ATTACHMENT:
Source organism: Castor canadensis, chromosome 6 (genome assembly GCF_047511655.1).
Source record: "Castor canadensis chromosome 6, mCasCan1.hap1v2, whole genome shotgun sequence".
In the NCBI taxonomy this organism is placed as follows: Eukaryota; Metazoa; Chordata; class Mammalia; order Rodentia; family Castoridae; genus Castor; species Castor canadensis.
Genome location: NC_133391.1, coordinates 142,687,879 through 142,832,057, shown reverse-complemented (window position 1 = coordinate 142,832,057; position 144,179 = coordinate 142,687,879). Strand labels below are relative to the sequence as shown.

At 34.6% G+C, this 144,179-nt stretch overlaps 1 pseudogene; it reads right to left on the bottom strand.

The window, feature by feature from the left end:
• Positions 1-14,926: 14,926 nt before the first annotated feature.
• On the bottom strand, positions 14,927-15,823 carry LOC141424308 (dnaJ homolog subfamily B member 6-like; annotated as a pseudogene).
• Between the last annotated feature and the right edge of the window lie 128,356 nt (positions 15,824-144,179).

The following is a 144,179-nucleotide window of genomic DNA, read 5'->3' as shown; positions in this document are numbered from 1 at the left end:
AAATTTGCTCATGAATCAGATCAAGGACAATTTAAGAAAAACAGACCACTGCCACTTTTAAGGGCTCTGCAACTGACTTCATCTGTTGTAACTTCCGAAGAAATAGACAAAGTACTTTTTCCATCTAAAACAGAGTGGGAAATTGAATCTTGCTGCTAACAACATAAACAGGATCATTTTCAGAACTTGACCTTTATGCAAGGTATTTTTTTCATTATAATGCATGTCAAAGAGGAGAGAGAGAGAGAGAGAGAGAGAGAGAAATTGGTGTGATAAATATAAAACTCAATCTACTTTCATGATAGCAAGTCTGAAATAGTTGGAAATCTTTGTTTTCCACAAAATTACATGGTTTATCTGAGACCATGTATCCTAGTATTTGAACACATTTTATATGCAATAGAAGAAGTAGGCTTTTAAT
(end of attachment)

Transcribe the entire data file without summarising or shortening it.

Source organism: Castor canadensis, chromosome 6 (genome assembly GCF_047511655.1).
Source record: "Castor canadensis chromosome 6, mCasCan1.hap1v2, whole genome shotgun sequence".
In the NCBI taxonomy this organism is placed as follows: Eukaryota; Metazoa; Chordata; class Mammalia; order Rodentia; family Castoridae; genus Castor; species Castor canadensis.
Genome location: NC_133391.1, coordinates 142,687,879 through 142,832,057, shown reverse-complemented (window position 1 = coordinate 142,832,057; position 144,179 = coordinate 142,687,879). Strand labels below are relative to the sequence as shown.

At 34.6% G+C, this 144,179-nt stretch overlaps 1 pseudogene; it reads right to left on the bottom strand.

The window, feature by feature from the left end:
• Positions 1-14,926: 14,926 nt before the first annotated feature.
• On the bottom strand, positions 14,927-15,823 carry LOC141424308 (dnaJ homolog subfamily B member 6-like; annotated as a pseudogene).
• Between the last annotated feature and the right edge of the window lie 128,356 nt (positions 15,824-144,179).

The following is a 144,179-nucleotide window of genomic DNA, read 5'->3' as shown; positions in this document are numbered from 1 at the left end:
AAATTTGCTCATGAATCAGATCAAGGACAATTTAAGAAAAACAGACCACTGCCACTTTTAAGGGCTCTGCAACTGACTTCATCTGTTGTAACTTCCGAAGAAATAGACAAAGTACTTTTTCCATCTAAAACAGAGTGGGAAATTGAATCTTGCTGCTAACAACATAAACAGGATCATTTTCAGAACTTGACCTTTATGCAAGGTATTTTTTTCATTATAATGCATGTCAAAGAGGAGAGAGAGAGAGAGAGAGAGAGAGAGAAATTGGTGTGATAAATATAAAACTCAATCTACTTTCATGATAGCAAGTCTGAAATAGTTGGAAATCTTTGTTTTCCACAAAATTACATGGTTTATCTGAGACCATGTATCCTAGTATTTGAACACATTTTATATGCAATAGAAGAAGTAGGCTTTTAAT